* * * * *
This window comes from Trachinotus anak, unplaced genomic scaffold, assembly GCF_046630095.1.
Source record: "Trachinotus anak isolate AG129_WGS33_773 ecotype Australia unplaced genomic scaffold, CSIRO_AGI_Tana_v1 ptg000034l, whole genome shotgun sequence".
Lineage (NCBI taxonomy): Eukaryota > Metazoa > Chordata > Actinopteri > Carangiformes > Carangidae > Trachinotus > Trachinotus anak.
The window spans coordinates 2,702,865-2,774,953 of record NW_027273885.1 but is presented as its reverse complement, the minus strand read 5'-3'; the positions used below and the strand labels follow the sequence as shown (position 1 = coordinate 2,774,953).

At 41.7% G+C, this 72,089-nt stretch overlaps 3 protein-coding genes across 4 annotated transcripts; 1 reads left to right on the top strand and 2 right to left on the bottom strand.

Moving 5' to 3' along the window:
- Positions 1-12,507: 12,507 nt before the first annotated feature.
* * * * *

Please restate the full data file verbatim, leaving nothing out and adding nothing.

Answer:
This window comes from Trachinotus anak, unplaced genomic scaffold, assembly GCF_046630095.1.
Source record: "Trachinotus anak isolate AG129_WGS33_773 ecotype Australia unplaced genomic scaffold, CSIRO_AGI_Tana_v1 ptg000034l, whole genome shotgun sequence".
Lineage (NCBI taxonomy): Eukaryota > Metazoa > Chordata > Actinopteri > Carangiformes > Carangidae > Trachinotus > Trachinotus anak.
The window spans coordinates 2,702,865-2,774,953 of record NW_027273885.1 but is presented as its reverse complement, the minus strand read 5'-3'; the positions used below and the strand labels follow the sequence as shown (position 1 = coordinate 2,774,953).

At 41.7% G+C, this 72,089-nt stretch overlaps 3 protein-coding genes across 4 annotated transcripts; 1 reads left to right on the top strand and 2 right to left on the bottom strand.

Moving 5' to 3' along the window:
- Positions 1-12,507: 12,507 nt before the first annotated feature.